The Plaintiffs’ position was that they were not liable to pay the missed appointment fee of $1,695 because:
1) The examination was not court-ordered;
2) They had not been advised what the quantum of the fee would be; and
3) They had not agreed in advance to pay the fee, which they felt was unreasonable.
The motions judge held that the court had no jurisdiction to order cancellation fees for a consent defence medical assessment.
The Divisional Court held that the Superior Court of Justice does indeed have jurisdiction to order that the cancellation fee be paid under its broad discretion to order costs, the Courts of Justice Act and the Rules of Civil Procedure.
The court also found that the fee charged in this case was reasonable based on case law, the nature of the appointment and the three-day notice period for cancellation which was communicated in advance through counsel.
The Plaintiffs were ordered to pay the $1,695 fee plus costs of $8,500 all inclusive for the appeal, the motion for leave to appeal, and the motion below.
Read the full decision here: https://canlii.ca/t/jv4mh.
Plaintiff Ordered to Attend In-Person DMEs
Mierzejewski v. Brook, 2021 ONSC 2295
In Mierzejewski v. Brook, the Defendants successfully brought a motion seeking to compel the Plaintiff to attend a physiatry assessment and neuropsychology defence medical assessments in person. The assessments were to take place at AssessMed, where numerous COVID-19 safety protocols have been put in place.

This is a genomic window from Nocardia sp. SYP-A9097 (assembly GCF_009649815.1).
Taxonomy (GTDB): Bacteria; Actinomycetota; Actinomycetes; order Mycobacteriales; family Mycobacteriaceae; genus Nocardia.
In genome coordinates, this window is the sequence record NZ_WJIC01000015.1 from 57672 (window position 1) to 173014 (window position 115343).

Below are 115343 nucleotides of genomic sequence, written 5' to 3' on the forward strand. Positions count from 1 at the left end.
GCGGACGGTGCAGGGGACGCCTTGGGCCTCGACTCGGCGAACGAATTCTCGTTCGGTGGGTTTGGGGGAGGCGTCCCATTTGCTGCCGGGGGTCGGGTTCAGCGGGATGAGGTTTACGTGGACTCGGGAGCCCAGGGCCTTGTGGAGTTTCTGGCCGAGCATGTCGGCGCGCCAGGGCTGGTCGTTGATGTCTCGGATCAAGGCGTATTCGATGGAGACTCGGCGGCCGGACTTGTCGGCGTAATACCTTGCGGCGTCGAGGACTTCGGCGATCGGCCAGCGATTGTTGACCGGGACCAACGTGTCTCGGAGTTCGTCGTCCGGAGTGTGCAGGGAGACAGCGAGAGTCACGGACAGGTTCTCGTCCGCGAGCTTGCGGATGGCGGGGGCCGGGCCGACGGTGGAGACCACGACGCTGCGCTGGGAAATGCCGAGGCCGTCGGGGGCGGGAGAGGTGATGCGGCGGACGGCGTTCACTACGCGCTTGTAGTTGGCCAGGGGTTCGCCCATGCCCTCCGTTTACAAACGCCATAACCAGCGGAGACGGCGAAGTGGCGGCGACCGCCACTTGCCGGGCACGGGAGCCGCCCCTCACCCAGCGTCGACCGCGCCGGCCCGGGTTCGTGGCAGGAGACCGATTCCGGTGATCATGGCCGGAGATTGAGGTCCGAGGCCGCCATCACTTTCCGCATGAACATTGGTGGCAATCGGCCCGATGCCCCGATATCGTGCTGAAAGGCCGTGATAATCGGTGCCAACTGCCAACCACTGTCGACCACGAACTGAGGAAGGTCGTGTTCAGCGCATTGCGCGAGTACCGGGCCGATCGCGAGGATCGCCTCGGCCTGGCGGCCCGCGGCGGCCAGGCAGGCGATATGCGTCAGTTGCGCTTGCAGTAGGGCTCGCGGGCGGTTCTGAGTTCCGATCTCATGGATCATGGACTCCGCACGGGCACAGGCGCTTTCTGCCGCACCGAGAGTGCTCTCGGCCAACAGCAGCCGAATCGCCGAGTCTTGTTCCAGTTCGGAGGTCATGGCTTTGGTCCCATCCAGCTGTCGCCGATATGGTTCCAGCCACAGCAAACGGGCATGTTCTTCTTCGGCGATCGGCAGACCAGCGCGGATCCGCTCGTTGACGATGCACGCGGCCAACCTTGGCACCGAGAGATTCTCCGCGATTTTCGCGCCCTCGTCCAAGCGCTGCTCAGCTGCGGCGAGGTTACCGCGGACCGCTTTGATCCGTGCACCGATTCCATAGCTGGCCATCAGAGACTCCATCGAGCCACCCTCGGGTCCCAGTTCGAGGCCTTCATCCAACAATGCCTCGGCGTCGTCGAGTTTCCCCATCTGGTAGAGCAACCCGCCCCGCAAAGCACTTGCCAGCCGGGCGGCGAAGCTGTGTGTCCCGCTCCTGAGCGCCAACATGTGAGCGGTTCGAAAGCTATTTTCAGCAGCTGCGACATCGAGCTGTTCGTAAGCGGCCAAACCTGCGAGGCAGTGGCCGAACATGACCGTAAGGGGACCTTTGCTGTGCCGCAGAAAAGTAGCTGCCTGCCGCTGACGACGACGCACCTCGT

The Plaintiff argued that her health issues placed her in the “high-risk” category and her trips outside the home should be minimal. She limited her in-person visits with her primary health practitioners unless an in person attendance is necessary.
Dr. Muhlstock, physiatrist, indicated, “A Physiatry assessment CANNOT be done virtually. The physical examination is critical to the assessment.”
Dr. Dowhaniuk, neuropsychologist advised that: “I cannot conduct a neuropsych assessment virtually. Administration of cognitive testing must be done face to face using the required stimulus materials.”
Associate Judge Jolley was satisfied with the evidence put forth by the Defendants and determined that both assessments must be conducted in person:
“I adopt the reasoning in Severin v. Barker 2020 ONSC 7784 which held that requiring a plaintiff to attend an in-person defence medical during the pandemic does not pose an undue hardship on a plaintiff where the examination will be conducted with COVID-19 safety protocols” (at para. 10).
Read the full decision here: https://canlii.ca/t/jdz84.
Fresh Evidence Not So Fresh